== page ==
October 24, 2005

An Asparagus Cookbook

Advertising cookbooks most commonly feature brand name processed foods. Less common are those showcasing generic or unprocessed fruits, vegetables, meat, nuts, etc.

These other booklets are often published by trade industry associations. While these products might appear generic to us, they are certainly not nameless to those who produce or grow them. Louisiana rice, California avocados, Washington apples, Hawaiian pineapple, and Alabama peanuts are just a few of the many products that are represented by industry associations.

One example for vegetables is the South Jersey Asparagus Cookbook (14 pages, undated) that was published by The New Jersey Asparagus Industry Council.

New Jersey is the fourth largest producer of asparagus in the United States. It makes sense that they would want to market their product like everyone else, and that they would use some of the same advertising methods. Get the consumers to eat asparagus, and when they do, chances are that some of it will have been grown in New Jersey, whether it is fresh, frozen, or packed in cans or jars.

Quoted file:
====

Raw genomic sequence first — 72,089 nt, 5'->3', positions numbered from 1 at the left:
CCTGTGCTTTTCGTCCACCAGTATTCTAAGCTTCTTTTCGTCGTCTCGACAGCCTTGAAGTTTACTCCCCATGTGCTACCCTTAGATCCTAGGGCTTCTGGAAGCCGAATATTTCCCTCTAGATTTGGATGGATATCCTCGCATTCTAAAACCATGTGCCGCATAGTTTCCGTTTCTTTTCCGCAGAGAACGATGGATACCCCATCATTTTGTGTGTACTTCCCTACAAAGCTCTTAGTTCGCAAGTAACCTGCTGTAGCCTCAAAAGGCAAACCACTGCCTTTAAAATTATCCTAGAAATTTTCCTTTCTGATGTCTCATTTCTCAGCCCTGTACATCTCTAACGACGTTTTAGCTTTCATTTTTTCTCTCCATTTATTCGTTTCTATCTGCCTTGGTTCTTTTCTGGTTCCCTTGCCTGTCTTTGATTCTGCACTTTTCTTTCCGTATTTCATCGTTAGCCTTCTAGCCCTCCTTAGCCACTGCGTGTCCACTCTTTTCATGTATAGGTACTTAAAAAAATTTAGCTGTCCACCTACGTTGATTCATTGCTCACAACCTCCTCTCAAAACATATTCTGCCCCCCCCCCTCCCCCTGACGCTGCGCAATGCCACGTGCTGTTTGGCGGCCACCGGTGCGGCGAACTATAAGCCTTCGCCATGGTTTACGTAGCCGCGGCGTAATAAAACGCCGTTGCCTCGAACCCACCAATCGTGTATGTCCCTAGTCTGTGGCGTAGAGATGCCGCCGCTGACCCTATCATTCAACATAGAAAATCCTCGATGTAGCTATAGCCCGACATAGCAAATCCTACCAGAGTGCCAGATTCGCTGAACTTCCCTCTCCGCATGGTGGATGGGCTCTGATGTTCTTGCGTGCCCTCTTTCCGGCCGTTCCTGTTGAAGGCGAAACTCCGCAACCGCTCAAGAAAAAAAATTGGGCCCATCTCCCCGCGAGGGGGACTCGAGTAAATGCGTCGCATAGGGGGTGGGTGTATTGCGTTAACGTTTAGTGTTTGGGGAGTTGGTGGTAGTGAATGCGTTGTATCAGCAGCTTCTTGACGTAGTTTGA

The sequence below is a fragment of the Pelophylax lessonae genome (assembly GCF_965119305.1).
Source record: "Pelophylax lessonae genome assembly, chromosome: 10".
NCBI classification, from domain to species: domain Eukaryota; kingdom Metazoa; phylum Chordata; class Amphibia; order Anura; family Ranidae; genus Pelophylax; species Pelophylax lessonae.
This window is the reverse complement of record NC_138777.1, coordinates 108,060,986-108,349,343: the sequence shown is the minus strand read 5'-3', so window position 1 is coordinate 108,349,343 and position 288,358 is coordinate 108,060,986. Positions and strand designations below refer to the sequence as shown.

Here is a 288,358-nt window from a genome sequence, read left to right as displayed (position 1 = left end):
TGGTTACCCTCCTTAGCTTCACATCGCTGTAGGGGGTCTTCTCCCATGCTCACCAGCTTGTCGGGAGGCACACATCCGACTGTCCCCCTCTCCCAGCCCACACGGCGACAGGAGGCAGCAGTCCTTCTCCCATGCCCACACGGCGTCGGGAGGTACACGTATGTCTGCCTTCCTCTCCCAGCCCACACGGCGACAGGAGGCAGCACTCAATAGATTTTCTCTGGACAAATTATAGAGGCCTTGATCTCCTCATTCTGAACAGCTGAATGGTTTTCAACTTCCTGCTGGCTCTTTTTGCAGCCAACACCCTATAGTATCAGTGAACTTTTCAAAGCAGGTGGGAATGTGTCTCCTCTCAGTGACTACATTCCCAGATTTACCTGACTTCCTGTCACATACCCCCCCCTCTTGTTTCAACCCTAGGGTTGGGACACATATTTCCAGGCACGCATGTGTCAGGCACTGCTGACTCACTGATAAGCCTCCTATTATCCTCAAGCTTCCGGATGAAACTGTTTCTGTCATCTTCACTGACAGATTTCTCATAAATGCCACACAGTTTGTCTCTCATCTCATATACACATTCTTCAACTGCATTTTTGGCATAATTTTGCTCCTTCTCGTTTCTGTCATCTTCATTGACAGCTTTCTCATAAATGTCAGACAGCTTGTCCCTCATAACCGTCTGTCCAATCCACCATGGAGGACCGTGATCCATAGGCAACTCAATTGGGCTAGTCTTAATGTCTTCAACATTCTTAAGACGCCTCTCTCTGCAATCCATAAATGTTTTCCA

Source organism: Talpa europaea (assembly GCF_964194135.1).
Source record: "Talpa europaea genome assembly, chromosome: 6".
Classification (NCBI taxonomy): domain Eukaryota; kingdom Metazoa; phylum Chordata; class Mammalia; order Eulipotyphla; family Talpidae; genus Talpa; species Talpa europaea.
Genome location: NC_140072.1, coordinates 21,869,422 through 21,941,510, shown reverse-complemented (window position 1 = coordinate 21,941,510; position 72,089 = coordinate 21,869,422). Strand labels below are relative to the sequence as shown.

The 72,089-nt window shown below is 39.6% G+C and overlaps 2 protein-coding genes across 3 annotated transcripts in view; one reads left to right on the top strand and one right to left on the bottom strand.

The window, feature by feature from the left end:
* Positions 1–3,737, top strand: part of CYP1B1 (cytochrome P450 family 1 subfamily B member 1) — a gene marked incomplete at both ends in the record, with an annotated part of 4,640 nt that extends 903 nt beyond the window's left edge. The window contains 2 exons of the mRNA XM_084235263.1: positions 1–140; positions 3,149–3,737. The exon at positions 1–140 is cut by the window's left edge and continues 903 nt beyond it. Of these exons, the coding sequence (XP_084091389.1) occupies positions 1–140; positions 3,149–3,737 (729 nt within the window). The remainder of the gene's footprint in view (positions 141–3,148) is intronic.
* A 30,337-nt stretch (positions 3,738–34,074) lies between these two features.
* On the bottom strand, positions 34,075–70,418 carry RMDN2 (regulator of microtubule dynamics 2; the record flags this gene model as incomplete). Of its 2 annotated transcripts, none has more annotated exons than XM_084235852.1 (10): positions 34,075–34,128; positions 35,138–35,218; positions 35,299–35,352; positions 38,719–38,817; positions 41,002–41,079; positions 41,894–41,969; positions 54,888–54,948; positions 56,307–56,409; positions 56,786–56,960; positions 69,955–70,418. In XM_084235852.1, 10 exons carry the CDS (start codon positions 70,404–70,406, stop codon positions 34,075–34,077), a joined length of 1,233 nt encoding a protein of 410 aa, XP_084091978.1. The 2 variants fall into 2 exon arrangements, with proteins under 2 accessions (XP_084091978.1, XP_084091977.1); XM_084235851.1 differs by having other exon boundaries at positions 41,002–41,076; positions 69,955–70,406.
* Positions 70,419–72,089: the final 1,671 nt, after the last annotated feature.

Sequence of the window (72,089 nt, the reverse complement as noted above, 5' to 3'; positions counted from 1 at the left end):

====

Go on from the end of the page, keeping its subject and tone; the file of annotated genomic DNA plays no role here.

The booklet contains 19 recipes. Some are favorite asparagus stand-bys such as Cream of Asparagus Soup and steamed or boiled served with simple flavored butters. There are three egg dishes that incorporate chopped pieces--an omelet, fried and scrambled. This book is probably circa 1950's as there is a page filled with asparagus ideas for the open face sandwiches that were popular then. Other more unusual recipes are Sweet-Sour Asparagus and Baked Pork Chops with Asparagus Stuffing.

One recipe, Surprised Stuffed Tomatoes, shows whole tomatoes stuffed with a tuna, macaroni and asparagus mixture with a single asparagus spear decorating the salad, protruding up from the center like a missile.


Post a Comment

<< Home